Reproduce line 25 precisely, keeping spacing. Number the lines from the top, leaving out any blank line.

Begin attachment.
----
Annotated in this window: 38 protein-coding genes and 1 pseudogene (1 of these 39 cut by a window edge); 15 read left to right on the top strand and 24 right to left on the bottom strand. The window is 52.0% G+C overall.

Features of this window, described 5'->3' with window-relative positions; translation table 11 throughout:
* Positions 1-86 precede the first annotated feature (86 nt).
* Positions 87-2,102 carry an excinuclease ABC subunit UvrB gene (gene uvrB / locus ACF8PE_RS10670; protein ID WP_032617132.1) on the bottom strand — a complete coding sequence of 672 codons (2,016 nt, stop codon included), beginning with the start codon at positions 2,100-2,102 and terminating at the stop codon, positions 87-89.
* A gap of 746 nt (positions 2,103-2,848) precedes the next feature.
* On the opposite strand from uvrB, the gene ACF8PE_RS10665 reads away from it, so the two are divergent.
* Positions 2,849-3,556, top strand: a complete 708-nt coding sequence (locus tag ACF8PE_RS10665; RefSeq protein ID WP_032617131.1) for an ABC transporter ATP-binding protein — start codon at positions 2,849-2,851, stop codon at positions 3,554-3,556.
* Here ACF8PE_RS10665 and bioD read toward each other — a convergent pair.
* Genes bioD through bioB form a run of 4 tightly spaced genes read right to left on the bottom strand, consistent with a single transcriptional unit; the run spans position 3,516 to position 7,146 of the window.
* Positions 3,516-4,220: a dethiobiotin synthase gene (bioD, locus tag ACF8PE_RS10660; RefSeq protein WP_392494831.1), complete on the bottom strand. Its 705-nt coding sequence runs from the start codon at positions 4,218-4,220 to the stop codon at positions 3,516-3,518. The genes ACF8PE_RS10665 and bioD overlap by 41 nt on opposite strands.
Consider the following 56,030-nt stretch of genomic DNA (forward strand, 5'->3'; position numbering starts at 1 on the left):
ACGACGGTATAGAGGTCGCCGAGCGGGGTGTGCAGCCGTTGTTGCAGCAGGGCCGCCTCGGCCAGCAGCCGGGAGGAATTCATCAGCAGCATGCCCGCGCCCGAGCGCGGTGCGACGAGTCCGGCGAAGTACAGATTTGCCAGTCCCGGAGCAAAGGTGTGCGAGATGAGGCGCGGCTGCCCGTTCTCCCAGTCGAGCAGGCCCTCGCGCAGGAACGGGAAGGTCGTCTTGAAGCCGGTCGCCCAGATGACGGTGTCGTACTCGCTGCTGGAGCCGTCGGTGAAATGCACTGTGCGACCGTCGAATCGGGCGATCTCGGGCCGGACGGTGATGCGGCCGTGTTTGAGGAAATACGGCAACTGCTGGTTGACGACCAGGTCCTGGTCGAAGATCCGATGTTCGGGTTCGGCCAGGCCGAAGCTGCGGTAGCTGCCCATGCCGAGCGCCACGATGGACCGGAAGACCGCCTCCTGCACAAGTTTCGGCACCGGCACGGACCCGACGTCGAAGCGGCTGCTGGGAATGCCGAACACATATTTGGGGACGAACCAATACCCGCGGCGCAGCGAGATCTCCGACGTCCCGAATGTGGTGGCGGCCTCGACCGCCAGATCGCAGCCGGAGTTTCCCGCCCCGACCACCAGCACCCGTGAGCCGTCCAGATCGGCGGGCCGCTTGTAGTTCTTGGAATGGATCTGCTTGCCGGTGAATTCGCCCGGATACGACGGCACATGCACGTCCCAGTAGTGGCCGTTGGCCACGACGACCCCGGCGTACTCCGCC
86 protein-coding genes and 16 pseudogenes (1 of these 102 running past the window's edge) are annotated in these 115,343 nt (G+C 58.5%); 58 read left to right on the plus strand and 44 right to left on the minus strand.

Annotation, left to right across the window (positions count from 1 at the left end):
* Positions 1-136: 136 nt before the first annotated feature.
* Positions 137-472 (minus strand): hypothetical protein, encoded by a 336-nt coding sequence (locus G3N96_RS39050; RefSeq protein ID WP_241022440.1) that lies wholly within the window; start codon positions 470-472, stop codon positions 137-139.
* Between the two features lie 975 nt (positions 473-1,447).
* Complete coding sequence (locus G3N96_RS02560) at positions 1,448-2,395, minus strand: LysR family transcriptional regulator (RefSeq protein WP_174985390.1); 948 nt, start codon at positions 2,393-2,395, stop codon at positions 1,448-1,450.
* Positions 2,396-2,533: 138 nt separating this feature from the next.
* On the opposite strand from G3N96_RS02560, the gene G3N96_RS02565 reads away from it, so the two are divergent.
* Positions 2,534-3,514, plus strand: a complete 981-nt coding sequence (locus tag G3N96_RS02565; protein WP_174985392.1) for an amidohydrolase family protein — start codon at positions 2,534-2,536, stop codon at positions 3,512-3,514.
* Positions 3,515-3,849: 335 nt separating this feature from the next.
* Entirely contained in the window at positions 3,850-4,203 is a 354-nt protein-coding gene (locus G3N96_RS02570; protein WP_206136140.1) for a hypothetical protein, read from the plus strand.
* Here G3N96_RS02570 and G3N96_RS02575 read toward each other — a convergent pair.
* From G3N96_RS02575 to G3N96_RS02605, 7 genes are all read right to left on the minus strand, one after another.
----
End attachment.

* From G3N96_RS02575 to G3N96_RS02605, 7 genes are all read right to left on the minus strand, one after another.